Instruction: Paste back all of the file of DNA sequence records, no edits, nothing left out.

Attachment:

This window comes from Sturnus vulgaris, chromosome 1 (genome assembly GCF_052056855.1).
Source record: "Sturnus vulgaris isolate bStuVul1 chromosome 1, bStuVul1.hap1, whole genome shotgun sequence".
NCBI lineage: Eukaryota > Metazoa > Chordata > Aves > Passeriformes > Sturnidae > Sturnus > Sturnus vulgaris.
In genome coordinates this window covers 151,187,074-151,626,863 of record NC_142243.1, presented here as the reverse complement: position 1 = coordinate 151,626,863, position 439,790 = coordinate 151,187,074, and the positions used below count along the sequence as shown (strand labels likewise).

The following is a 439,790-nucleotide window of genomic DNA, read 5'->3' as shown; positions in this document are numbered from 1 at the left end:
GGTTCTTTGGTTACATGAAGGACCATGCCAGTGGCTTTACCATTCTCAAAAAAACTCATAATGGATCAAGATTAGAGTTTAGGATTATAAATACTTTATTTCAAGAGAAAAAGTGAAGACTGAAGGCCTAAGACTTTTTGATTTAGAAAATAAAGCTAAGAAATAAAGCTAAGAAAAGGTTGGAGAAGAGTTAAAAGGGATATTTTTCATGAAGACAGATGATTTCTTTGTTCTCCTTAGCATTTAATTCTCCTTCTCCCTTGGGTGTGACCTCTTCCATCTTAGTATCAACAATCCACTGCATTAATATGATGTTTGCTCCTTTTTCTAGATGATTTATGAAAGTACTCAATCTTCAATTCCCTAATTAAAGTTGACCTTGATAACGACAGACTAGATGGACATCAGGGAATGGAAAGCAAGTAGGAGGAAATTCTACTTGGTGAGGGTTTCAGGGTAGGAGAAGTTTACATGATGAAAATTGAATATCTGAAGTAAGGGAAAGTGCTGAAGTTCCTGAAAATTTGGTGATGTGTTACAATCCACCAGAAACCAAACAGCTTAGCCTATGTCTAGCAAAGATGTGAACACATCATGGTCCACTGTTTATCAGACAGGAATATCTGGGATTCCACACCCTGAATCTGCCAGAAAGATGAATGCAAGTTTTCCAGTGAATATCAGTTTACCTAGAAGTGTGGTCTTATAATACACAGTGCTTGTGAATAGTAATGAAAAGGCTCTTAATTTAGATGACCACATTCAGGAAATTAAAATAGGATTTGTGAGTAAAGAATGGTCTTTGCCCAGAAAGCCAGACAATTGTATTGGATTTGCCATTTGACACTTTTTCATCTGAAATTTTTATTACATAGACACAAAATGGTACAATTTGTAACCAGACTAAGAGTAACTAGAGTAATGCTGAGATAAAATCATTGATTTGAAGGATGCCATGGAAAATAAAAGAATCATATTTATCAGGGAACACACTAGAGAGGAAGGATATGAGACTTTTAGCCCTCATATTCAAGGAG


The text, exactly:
This window comes from Sturnus vulgaris, chromosome 1 (genome assembly GCF_052056855.1).
Source record: "Sturnus vulgaris isolate bStuVul1 chromosome 1, bStuVul1.hap1, whole genome shotgun sequence".
NCBI lineage: Eukaryota > Metazoa > Chordata > Aves > Passeriformes > Sturnidae > Sturnus > Sturnus vulgaris.
In genome coordinates this window covers 151,187,074-151,626,863 of record NC_142243.1, presented here as the reverse complement: position 1 = coordinate 151,626,863, position 439,790 = coordinate 151,187,074, and the positions used below count along the sequence as shown (strand labels likewise).

The following is a 439,790-nucleotide window of genomic DNA, read 5'->3' as shown; positions in this document are numbered from 1 at the left end:
GGTTCTTTGGTTACATGAAGGACCATGCCAGTGGCTTTACCATTCTCAAAAAAACTCATAATGGATCAAGATTAGAGTTTAGGATTATAAATACTTTATTTCAAGAGAAAAAGTGAAGACTGAAGGCCTAAGACTTTTTGATTTAGAAAATAAAGCTAAGAAATAAAGCTAAGAAAAGGTTGGAGAAGAGTTAAAAGGGATATTTTTCATGAAGACAGATGATTTCTTTGTTCTCCTTAGCATTTAATTCTCCTTCTCCCTTGGGTGTGACCTCTTCCATCTTAGTATCAACAATCCACTGCATTAATATGATGTTTGCTCCTTTTTCTAGATGATTTATGAAAGTACTCAATCTTCAATTCCCTAATTAAAGTTGACCTTGATAACGACAGACTAGATGGACATCAGGGAATGGAAAGCAAGTAGGAGGAAATTCTACTTGGTGAGGGTTTCAGGGTAGGAGAAGTTTACATGATGAAAATTGAATATCTGAAGTAAGGGAAAGTGCTGAAGTTCCTGAAAATTTGGTGATGTGTTACAATCCACCAGAAACCAAACAGCTTAGCCTATGTCTAGCAAAGATGTGAACACATCATGGTCCACTGTTTATCAGACAGGAATATCTGGGATTCCACACCCTGAATCTGCCAGAAAGATGAATGCAAGTTTTCCAGTGAATATCAGTTTACCTAGAAGTGTGGTCTTATAATACACAGTGCTTGTGAATAGTAATGAAAAGGCTCTTAATTTAGATGACCACATTCAGGAAATTAAAATAGGATTTGTGAGTAAAGAATGGTCTTTGCCCAGAAAGCCAGACAATTGTATTGGATTTGCCATTTGACACTTTTTCATCTGAAATTTTTATTACATAGACACAAAATGGTACAATTTGTAACCAGACTAAGAGTAACTAGAGTAATGCTGAGATAAAATCATTGATTTGAAGGATGCCATGGAAAATAAAAGAATCATATTTATCAGGGAACACACTAGAGAGGAAGGATATGAGACTTTTAGCCCTCATATTCAAGGAG